Friday, October 10, 2008

An off-the-cuff dinner

Sure you can get out your “Joy of Cooking” and find a perfectly good meatloaf plan, probably with optional variations. But when you find a piece of top round in your freezer that you just know is not going to give you an edible London broil (I know from experience), and the weather is quite cool, screw your courage to the sticking point and get creative. I did consult “Joy” for just one thing: internal temperature for the meatloaf - 160°.

The fact is you could simply prepare ground beef as if for a burger, put it in a loaf pan, top it with cheese and have “burger loaf.” Same for chicken, turkey or pork. A standard meatloaf mix will generally have 2 or 3 different kinds of meat. Anything you would do to a hamburger you can do to meatloaf. Be brave. You have to go quite a distance to screw it up.

If you are using ground beef and ground veal 160° is too high a temp. However, lots of people use chicken, turkey or pork along with beef. The poultry must get up to 160°; the pork to 145°. That low for pork? Scientists tell us the infrequent potential from undercooking piggy meat is obviated at a temperature of 137°. Personally I go for 140° for, say, pork tenderloin or a roast of pork.

“Joy” told me to get the meat up to 160° with ground pork in it. I didn’t think I wanted to go that high, but caved in to my uncertainty about the processed pork sausage I used. In the end the meatloaf was well done and a little dense but had excellent flavor. And, dressed with some homemade tomato sauce (you could use a jarred spaghetti sauce for this), it was very, very good. Next time I’ll go for 150°, as I indicate below.

I couldn’t help but notice some other components of the cookbook meatloaf recipe: meat quantities, egg quantity, bread crumbs, etc. But I was dealing with specific amounts of ingredients I had on hand and adjusted everything accordingly.

I went out to buy one thing I didn’t have, pork sausage. The Safeway had some available in bulk and I was able to buy the ½ pound I wanted. The clerk assured me it was spicy sausage. That turned out not to be true. If I do this again with that same product, I’ll definitely add some red pepper flakes.

Recently I posted a recipe for baked artichoke hearts. I got it from Rachel Ray. Each time I’ve made it I like it less. The food network website gave me a few ideas and I invented an artichoke braise that I think is superb. It was a side dish to the meatloaf along with some polenta.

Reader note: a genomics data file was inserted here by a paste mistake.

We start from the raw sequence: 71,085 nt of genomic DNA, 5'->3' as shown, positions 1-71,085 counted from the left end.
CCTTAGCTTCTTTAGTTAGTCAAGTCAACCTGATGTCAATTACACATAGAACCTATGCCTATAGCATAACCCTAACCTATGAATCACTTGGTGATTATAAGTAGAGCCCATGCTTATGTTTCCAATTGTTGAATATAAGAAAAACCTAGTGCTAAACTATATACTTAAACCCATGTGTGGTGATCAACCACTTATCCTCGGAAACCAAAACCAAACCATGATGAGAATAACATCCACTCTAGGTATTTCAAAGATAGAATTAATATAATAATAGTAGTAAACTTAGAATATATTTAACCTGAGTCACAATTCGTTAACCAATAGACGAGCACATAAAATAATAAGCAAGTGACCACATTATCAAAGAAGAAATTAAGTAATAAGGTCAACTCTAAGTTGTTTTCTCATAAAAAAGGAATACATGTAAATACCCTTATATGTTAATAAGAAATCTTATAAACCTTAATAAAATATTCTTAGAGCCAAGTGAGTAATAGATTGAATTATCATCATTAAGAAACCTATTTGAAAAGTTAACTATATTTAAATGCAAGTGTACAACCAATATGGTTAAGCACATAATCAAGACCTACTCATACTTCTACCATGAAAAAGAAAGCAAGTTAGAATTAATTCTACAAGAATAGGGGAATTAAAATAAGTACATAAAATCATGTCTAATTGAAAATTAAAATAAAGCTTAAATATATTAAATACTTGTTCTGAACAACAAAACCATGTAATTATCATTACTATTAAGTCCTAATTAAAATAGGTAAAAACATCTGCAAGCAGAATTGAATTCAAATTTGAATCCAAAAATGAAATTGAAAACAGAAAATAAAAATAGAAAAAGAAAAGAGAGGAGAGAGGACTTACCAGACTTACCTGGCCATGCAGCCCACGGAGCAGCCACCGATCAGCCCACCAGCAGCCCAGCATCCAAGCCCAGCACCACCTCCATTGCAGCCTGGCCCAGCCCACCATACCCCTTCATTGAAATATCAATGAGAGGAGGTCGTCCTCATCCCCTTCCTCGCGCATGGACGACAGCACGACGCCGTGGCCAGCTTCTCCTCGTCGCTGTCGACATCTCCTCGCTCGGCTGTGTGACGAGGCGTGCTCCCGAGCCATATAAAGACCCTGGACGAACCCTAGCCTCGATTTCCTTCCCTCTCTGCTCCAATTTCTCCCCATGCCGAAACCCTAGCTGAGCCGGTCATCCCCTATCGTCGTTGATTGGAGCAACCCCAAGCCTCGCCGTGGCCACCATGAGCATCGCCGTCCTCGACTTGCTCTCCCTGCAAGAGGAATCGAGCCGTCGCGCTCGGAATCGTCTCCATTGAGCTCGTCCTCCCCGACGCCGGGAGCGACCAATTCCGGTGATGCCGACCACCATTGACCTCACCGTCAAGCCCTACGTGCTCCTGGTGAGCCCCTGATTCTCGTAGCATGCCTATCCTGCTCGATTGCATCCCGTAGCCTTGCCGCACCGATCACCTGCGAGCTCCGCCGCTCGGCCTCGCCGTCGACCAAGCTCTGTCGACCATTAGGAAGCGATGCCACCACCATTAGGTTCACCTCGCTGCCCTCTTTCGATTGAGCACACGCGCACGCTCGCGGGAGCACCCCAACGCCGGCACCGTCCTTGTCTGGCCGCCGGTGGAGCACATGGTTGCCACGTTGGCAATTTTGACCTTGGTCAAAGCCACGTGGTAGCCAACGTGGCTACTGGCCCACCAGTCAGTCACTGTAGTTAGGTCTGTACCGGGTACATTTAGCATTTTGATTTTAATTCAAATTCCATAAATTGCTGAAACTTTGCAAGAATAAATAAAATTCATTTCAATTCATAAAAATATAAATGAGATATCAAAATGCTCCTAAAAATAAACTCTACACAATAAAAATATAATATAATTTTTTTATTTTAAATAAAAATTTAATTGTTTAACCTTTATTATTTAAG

So, starting from square one…

(Don’t let your) Meatloaf
1.4 lbs. top round, ground
½ lb hot Italian sausages, casing removed
3 eggs, lightly beaten
1 cup unseasoned bread crumbs
1 large garlic clove, minced
1 tsp dried thyme
½ medium onion, finely diced
1/8 cup parsley, chopped, plus more for garnish
1 tsp salt and 1 tsp pepper
2 tbsp pimiento, chopped
4 bay leaves
4 tbsp tomato sauce, plus more for garnish

In a large bowl, mix the meat and sausage together with your hands, just until combined. Add remaining ingredients except bay leaves. Toss lightly until combined.

Put the sausage through the grinder if it is particularly sticky. It will blend better with the beef than way.

Preheat the oven to 350°. Place the oven rack in the lower third of the oven.

Spray a loaf pan with Pam. Place bay leaves on the bottom of the pan. Add the meatloaf mixture, pressing it carefully into the pan to eliminate air pockets. Top it with tomato sauce. Place the loaf pan on a baking sheet and put it into the oven.

Bake until the internal temperature is 150°. Remove from the oven, tent with foil, and allow to rest for 10-15 minutes. The sides of the loaf should start to pull away slightly from the sides of the loaf pan.

You could try to remove the meatloaf from the pan, but I chickened out and managed to extract the first (most difficult) slice intact. Slice with a serrated knife into 1-inch slices or larger if you want. Served with your favorite steak or barbeque sauce if you wish.

Braised artichoke hearts

I am far too lazy to disassemble artichoke hearts. You can get them frozen at the market and, while not quite as good as fresh, they are perfectly viable.

1 package frozen artichoke hearts, thawed and at room temperature
6 thin slices of lemon
1 clove garlic, minced or pressed
pepper (white if you have it)
½ cup chicken stock

Heat 1 tbsp olive oil in a sauté pan. Add the lemon slices and the garlic and cook, stirring, for 30 seconds. A word about the lemon: slice them across including the peel and be sure not to include any seeds. The rind will not be bitter after its cooked.

Add the artichoke hearts and salt and pepper and sauté just until the hearts start to take on a little color. Add the broth, cover, and simmer for a few minutes while you finish up other dinner preparations. You can always reduce the heat to very low at let them sit a bit longer. Or, you can take them off the heat and serve them warm, though I think not a room temperature.

What could be simpler than that?

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